One way of assessing if you’re measuring your food accurately is to use a food scale to measure your food and keep an electronic food diary such as MyFitnessPal or CalorieKing. I recommend using a food scale rather than cups and spoons as it’s more accurate.

Another pitfall when it comes to estimating calorie intake is that some people will be very restrictive during the week and then “let go” and not track or pay attention during the weekends. I’m personally all for a relaxed approach to dieting but if you end up significantly overeating during the weekend, you might essentially end up no longer in a calorie deficit overall.

Other reasons you might not be losing weight while dieting

There are several reasons why people struggle to lose weight. Tackling the underlying issue can be what you need to reach your weight goals.

Some conditions and drugs can make you gain weight

Some conditions including Cushing’s disease, polycystic ovary syndrome, and hypothyroidism can make you gain weight or make it very difficult to lose weight.

If you’re experiencing unexplained weight gain or have struggled with these before it’s worth discussing the issue with your doctor and maybe have your medication adjusted.

Drugs such as steroids and some antidepressants may also cause weight gain. Don’t stop taking your medications but discuss doses or alternatives with your medical team.

You’re dieting, but not for weight loss

Dieting and eating less is in reality very subjective. Dieting for some means only eating whole foods, cutting out specific food groups, or no snacks or sweets, eating a meal less than they’re used to, intermittent fasting, calorie restrictions, and the list goes on.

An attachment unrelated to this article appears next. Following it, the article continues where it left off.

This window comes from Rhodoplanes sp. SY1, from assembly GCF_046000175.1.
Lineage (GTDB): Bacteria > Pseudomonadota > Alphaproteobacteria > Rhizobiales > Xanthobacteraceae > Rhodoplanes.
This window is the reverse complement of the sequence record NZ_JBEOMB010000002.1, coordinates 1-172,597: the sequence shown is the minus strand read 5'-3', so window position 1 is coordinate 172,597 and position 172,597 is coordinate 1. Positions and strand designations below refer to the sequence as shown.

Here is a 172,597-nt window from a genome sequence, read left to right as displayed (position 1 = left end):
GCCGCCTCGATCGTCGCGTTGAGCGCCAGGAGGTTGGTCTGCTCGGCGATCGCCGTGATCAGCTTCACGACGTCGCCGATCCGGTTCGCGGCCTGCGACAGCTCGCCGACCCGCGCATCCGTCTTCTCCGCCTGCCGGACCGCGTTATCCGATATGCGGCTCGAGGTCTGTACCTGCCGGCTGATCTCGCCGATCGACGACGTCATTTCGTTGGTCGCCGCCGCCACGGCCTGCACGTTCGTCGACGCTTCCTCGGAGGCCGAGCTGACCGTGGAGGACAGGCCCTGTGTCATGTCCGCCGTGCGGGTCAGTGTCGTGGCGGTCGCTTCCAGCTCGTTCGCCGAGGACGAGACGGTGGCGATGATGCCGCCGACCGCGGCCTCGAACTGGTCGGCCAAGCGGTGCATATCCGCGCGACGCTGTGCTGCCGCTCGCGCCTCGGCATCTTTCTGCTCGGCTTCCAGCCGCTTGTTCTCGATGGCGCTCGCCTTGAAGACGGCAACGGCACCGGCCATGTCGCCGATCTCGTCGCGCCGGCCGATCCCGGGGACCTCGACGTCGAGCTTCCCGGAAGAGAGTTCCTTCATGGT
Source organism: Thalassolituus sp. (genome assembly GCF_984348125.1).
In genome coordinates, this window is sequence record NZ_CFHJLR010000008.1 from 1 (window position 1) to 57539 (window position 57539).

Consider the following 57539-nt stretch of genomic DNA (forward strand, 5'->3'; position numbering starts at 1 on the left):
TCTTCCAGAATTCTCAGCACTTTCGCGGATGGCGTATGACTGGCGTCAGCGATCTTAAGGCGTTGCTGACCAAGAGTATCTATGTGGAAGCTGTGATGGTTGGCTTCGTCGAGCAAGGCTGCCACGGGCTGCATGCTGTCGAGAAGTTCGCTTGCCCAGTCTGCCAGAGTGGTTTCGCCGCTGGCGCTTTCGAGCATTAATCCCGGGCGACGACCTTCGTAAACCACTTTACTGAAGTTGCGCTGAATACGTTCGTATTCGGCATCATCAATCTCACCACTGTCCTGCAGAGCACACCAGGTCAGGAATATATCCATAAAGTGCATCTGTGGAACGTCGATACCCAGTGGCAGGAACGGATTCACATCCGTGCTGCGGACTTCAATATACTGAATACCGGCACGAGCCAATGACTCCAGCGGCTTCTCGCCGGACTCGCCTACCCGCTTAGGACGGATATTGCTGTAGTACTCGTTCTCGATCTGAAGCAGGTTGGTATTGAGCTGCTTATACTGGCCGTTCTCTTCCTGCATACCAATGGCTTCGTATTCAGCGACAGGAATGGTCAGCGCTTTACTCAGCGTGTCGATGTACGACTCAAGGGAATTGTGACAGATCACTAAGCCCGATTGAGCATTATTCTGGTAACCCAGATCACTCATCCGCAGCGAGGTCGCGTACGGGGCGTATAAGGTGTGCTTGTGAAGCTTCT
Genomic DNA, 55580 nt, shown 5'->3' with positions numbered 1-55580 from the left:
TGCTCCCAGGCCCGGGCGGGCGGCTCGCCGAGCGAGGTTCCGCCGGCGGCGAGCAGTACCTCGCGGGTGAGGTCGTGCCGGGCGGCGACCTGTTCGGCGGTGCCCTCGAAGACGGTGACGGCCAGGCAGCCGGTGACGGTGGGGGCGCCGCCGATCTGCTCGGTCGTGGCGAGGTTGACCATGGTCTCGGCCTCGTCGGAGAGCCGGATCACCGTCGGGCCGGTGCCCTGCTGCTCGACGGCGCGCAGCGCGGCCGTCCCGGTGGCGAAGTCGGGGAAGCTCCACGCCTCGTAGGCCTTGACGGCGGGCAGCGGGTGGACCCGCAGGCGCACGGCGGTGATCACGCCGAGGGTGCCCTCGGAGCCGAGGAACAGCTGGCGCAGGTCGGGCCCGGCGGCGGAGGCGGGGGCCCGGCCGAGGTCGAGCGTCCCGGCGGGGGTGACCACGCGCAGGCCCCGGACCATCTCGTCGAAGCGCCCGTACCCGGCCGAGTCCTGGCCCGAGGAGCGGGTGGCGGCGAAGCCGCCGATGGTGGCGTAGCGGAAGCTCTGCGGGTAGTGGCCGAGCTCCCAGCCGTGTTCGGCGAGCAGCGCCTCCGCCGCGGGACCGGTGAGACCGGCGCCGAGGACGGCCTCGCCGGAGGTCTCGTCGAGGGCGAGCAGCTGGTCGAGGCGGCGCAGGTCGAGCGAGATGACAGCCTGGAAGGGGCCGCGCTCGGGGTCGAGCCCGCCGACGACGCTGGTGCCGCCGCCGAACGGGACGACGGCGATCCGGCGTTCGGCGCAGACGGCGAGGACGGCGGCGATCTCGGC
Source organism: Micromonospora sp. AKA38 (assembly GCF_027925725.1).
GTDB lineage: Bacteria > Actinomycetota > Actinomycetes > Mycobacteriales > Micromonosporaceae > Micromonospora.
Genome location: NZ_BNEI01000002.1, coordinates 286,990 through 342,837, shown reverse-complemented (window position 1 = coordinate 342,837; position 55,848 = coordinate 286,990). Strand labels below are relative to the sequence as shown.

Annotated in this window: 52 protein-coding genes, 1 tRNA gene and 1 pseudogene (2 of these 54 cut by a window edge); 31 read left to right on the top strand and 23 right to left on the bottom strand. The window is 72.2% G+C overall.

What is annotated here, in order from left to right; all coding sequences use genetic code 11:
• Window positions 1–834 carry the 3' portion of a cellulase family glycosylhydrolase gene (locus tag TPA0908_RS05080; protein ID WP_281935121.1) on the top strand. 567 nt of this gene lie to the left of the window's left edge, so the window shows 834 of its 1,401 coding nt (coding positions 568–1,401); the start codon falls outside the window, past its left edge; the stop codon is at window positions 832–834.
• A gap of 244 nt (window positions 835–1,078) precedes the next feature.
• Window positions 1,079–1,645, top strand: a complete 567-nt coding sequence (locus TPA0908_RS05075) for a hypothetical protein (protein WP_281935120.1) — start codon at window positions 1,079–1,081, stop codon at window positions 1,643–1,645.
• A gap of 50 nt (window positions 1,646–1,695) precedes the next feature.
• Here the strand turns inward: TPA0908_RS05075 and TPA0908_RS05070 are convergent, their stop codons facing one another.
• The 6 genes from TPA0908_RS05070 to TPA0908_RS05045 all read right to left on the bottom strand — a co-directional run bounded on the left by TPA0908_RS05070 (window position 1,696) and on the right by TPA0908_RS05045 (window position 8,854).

But the thing is that you can be doing any of those things and still not lose weight if you’re not in a calorie deficit.

Reducing your calories has also been shown to lead to people being less active. Remember, a calorie balance is a balance of how many calories your body needs and how many you consume, so a significant reduction in your activity could tip the scale and halt your weight loss.

It simply takes time

Another common reason why people report not losing weight despite reducing their calories is that they don’t give it enough time. Our bodies will do their utmost to hold on to our fat reserves and you often have to be in a calorie deficit for a while before you will see any meaningful weight loss.

You might see an initial large drop in your weight the first week, but that’s most likely water and waste and you can’t expect to see that type of weight drop week over week.

Lack of sleep

Aside from time, another factor that could be impacting you is your sleep patterns. Sleep deprivation is often tied to higher BMI, although the exact correlation is unclear.  

Why undereating could be hurting your health!

If you do decide to continue eating very few calories, you should know that there’s a chance that you’re putting your health at risk.

When your body goes into starvation mode, you are at increased risk of both physical and mental complications, including

  • Abnormally low blood pressure and slow heart rate
  • Heart rhythm abnormalities
  • Hair loss
  • Brittle fingernails
  • Loss of menstrual periods in women
  • Dizziness
  • Trouble concentrating
  • Anemia
  • Swelling in your joints
  • Brittle bones
  • Depression

Undereating can also often lead to an unhealthy relationship with food, obsessively thinking about food, and potentially eating disorders.

If you find that you’re still not losing weight despite being in what you perceive as a calorie deficit while measuring out everything you eat and drink, you should:

  • Check in with your medical team for your annual physical and mention your weight loss journey
  • Increase your activity to increase your calorie deficit
  • Get enough sleep and reduce your stress levels to the best of your ability